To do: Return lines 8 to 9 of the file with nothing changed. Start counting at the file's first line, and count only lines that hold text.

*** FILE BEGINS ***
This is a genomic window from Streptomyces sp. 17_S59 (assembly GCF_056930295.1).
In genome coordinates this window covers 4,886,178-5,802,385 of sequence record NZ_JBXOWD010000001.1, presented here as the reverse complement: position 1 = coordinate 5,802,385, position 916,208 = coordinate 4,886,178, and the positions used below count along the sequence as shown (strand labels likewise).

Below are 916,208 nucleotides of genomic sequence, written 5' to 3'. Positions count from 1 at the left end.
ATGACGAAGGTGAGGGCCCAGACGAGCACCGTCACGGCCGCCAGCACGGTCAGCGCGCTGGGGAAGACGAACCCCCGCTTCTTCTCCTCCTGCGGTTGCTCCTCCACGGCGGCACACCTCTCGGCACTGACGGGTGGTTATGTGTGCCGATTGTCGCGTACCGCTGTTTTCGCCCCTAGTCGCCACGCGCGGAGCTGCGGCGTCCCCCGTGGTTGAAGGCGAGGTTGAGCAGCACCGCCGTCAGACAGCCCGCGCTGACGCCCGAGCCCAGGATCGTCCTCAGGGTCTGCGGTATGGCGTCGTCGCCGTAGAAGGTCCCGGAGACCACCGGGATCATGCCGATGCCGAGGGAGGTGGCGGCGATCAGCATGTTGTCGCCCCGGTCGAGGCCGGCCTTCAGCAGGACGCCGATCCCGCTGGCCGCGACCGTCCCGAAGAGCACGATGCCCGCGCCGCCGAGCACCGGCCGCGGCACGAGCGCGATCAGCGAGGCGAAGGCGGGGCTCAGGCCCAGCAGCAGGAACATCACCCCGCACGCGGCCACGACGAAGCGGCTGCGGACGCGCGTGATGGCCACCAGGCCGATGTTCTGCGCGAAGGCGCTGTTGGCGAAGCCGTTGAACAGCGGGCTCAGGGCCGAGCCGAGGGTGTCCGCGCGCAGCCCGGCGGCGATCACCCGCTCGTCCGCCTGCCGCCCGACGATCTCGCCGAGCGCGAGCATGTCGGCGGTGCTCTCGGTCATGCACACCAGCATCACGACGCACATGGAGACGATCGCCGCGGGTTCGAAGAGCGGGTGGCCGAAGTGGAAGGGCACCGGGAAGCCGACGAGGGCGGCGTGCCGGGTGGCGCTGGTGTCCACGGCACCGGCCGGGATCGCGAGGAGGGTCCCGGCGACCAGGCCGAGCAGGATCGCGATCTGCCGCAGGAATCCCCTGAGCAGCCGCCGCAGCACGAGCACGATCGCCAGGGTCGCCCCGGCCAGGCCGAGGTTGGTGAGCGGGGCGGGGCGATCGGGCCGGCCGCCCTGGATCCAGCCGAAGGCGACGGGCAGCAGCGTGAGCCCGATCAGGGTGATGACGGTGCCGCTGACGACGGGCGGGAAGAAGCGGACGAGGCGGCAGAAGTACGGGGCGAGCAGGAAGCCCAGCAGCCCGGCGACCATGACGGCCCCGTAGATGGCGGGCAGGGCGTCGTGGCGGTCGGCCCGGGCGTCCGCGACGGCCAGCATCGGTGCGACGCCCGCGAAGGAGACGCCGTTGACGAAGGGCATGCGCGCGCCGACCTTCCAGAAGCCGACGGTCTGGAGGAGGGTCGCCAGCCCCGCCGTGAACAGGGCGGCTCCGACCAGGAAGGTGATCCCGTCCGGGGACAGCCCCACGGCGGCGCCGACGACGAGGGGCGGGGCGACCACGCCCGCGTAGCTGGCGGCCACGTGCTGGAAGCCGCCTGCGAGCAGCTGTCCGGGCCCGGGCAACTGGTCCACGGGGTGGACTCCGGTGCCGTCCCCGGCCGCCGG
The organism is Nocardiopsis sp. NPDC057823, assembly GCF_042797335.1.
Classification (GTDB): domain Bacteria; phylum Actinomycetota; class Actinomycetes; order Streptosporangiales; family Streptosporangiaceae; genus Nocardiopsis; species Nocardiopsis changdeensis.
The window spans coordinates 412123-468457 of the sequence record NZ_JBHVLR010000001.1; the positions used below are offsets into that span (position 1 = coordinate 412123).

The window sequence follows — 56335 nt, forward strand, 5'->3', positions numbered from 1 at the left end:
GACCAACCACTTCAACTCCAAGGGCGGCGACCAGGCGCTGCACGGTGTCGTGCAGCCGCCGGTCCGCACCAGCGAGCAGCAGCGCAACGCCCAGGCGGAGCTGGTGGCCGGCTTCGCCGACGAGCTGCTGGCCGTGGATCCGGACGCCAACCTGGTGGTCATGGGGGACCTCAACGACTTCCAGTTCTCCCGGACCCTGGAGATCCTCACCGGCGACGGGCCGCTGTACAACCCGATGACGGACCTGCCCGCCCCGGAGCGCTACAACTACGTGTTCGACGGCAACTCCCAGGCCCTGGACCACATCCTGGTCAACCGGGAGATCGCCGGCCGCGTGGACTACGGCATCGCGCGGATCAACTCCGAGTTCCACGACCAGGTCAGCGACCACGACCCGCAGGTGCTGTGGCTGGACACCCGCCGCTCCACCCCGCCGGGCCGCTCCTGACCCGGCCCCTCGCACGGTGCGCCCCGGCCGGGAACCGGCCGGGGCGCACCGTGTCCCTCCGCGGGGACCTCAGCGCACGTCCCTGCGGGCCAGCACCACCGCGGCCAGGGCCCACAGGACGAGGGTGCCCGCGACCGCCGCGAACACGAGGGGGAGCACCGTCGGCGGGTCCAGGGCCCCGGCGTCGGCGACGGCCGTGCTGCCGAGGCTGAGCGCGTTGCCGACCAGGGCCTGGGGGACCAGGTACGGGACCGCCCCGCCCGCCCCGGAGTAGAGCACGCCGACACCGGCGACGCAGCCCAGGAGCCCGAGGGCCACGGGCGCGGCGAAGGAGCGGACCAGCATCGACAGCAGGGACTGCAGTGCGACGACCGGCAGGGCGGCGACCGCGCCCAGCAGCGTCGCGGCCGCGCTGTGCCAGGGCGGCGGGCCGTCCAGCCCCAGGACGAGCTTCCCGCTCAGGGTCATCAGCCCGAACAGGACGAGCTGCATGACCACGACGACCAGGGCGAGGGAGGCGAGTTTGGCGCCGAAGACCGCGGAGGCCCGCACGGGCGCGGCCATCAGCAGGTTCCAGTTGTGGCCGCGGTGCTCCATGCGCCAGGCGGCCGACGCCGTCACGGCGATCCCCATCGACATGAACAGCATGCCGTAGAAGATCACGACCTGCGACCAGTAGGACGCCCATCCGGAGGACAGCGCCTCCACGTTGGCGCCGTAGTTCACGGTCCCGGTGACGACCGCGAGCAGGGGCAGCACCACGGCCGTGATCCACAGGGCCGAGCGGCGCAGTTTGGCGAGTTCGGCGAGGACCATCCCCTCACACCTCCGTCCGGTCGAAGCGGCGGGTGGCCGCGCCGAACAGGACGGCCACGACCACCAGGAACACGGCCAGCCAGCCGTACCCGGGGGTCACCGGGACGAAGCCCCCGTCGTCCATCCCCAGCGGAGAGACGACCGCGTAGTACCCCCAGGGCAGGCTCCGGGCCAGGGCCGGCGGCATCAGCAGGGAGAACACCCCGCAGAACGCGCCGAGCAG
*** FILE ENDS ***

The window sequence follows — 56335 nt, forward strand, 5'->3', positions numbered from 1 at the left end:
GACCAACCACTTCAACTCCAAGGGCGGCGACCAGGCGCTGCACGGTGTCGTGCAGCCGCCGGTCCGCACCAGCGAGCAGCAGCGCAACGCCCAGGCGGAGCTGGTGGCCGGCTTCGCCGACGAGCTGCTGGCCGTGGATCCGGACGCCAACCTGGTGGTCATGGGGGACCTCAACGACTTCCAGTTCTCCCGGACCCTGGAGATCCTCACCGGCGACGGGCCGCTGTACAACCCGATGACGGACCTGCCCGCCCCGGAGCGCTACAACTACGTGTTCGACGGCAACTCCCAGGCCCTGGACCACATCCTGGTCAACCGGGAGATCGCCGGCCGCGTGGACTACGGCATCGCGCGGATCAACTCCGAGTTCCACGACCAGGTCAGCGACCACGACCCGCAGGTGCTGTGGCTGGACACCCGCCGCTCCACCCCGCCGGGCCGCTCCTGACCCGGCCCCTCGCACGGTGCGCCCCGGCCGGGAACCGGCCGGGGCGCACCGTGTCCCTCCGCGGGGACCTCAGCGCACGTCCCTGCGGGCCAGCACCACCGCGGCCAGGGCCCACAGGACGAGGGTGCCCGCGACCGCCGCGAACACGAGGGGGAGCACCGTCGGCGGGTCCAGGGCCCCGGCGTCGGCGACGGCCGTGCTGCCGAGGCTGAGCGCGTTGCCGACCAGGGCCTGGGGGACCAGGTACGGGACCGCCCCGCCCGCCCCGGAGTAGAGCACGCCGACACCGGCGACGCAGCCCAGGAGCCCGAGGGCCACGGGCGCGGCGAAGGAGCGGACCAGCATCGACAGCAGGGACTGCAGTGCGACGACCGGCAGGGCGGCGACCGCGCCCAGCAGCGTCGCGGCCGCGCTGTGCCAGGGCGGCGGGCCGTCCAGCCCCAGGACGAGCTTCCCGCTCAGGGTCATCAGCCCGAACAGGACGAGCTGCATGACCACGACGACCAGGGCGAGGGAGGCGAGTTTGGCGCCGAAGACCGCGGAGGCCCGCACGGGCGCGGCCATCAGCAGGTTCCAGTTGTGGCCGCGGTGCTCCATGCGCCAGGCGGCCGACGCCGTCACGGCGATCCCCATCGACATGAACAGCATGCCGTAGAAGATCACGACCTGCGACCAGTAGGACGCCCATCCGGAGGACAGCGCCTCCACGTTGGCGCCGTAGTTCACGGTCCCGGTGACGACCGCGAGCAGGGGCAGCACCACGGCCGTGATCCACAGGGCCGAGCGGCGCAGTTTGGCGAGTTCGGCGAGGACCATCCCCTCACACCTCCGTCCGGTCGAAGCGGCGGGTGGCCGCGCCGAACAGGACGGCCACGACCACCAGGAACACGGCCAGCCAGCCGTACCCGGGGGTCACCGGGACGAAGCCCCCGTCGTCCATCCCCAGCGGAGAGACGACCGCGTAGTACCCCCAGGGCAGGCTCCGGGCCAGGGCCGGCGGCATCAGCAGGGAGAACACCCCGCAGAACGCGCCGAGCAG